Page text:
Vienna attack: Counter-terrorism chief suspended after ‘intolerable’ intelligence failures

Austrian authorities close two mosques suspected of radicalising gunman

epa08802921 Armed Austrian police officers during a raid at a mosque in Vienna, Austria, 06 November 2020. According to reports, Austrian Interior Minister announced on 06 November the closure of all 'radical' mosques in the country after a terrorist attack on 02 November where four people were killed and 22 injured.  EPA/FELIX HUBER
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Vienna's counter-terrorism chief has been suspended after the country admitted "intolerable mistakes" in the lead-up to the gun rampage that left four dead.

Interior Minister Karl Nehammer said police should have considered Kujtim Fejzulai, 20, to be a greater threat and monitored him more closely.

The convicted ISIS supporter opened fire in central Vienna on the country’s last night before lockdown on Monday.

Fejzulai was released from jail in December last year after securing early release by “fooling” his way through a deradicalisation programme.

Mr Nehammer said Vienna’s counter-terrorism chief had asked to be suspended while an investigation takes place.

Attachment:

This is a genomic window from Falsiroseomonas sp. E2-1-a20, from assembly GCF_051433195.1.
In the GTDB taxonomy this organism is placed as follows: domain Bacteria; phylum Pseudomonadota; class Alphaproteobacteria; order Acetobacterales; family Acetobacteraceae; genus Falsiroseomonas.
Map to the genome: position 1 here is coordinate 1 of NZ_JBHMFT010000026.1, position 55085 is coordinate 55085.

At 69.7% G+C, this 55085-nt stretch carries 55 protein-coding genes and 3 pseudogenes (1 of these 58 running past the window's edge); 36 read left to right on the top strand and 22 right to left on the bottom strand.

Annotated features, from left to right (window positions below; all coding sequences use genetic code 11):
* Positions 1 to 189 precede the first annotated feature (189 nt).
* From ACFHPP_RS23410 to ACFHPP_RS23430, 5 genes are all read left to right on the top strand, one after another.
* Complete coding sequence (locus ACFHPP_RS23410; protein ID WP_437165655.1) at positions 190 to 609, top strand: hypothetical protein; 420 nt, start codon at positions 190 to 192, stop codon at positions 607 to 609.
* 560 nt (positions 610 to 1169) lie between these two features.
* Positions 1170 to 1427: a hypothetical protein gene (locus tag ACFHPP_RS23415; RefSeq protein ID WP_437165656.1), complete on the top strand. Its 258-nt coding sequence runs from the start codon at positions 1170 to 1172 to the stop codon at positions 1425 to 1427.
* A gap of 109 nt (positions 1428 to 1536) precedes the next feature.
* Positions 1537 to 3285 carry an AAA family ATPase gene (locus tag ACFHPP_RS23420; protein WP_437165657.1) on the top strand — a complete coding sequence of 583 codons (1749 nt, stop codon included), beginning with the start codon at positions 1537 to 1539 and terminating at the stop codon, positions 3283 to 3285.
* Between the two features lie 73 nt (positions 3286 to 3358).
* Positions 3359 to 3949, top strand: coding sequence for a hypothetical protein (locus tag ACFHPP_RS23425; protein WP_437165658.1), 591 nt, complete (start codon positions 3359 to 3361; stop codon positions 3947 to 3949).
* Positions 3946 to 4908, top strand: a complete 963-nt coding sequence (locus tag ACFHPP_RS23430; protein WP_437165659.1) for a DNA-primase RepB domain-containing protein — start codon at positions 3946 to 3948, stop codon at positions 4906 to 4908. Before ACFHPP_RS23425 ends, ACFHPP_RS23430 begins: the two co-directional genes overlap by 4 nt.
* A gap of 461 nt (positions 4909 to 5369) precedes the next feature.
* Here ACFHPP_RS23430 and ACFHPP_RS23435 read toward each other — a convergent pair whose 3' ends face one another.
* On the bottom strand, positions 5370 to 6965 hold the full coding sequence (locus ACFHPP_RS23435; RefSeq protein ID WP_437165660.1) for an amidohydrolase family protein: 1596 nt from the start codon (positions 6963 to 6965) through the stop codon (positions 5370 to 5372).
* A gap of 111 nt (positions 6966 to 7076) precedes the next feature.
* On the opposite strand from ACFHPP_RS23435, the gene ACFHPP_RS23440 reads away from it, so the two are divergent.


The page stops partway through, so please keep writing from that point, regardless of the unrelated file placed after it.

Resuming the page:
Officials also shut down two mosques attended by the shooter after suspicion they fuelled his radicalisation.

“From our point of view intolerable mistakes were made," Mr Nehammer said.

Austria already admitted it fumbled Slovakian intelligence that suggested the gunman had attempted to buy ammunition there.

People under German surveillance had also met Fejzulai in Austria, police said.

Vienna police chief Gerhard Puerstl admitted this information alone could have been crucial to stopping the gunman.

All threat assessments were now being reviewed.

Two Vienna mosques attended by the gunman were ordered to close on Friday after intelligence agencies said the places of worship “furthered the attacker's radicalisation” after his release from jail.

Only one of the mosques was officially registered as such, officials said.

The Islamic Religious Community of Austria said the registered mosque was being shut because it had broken rules over "religious doctrine and its constitution", as well as national legislation governing Islamic institutions.

Fifteen people were arrested after sweeping raids on the day after the attack but officials said only eight remain in custody.

They are "strongly suspected of having contributed to or committed the crime of involvement in a terrorist group or criminal organisation," prosecutors said.

Police in Germany also searched homes and businesses linked to four people believed to have had ties to the shooter.

Fejzulai killed a waitress, an elderly man and woman, and a male passer-by.

While terrorist attacks in Vienna are rare, Monday’s shooting occurred near the Stadttempel synagogue – the same location where a Palestinian gunman killed two people in 1981.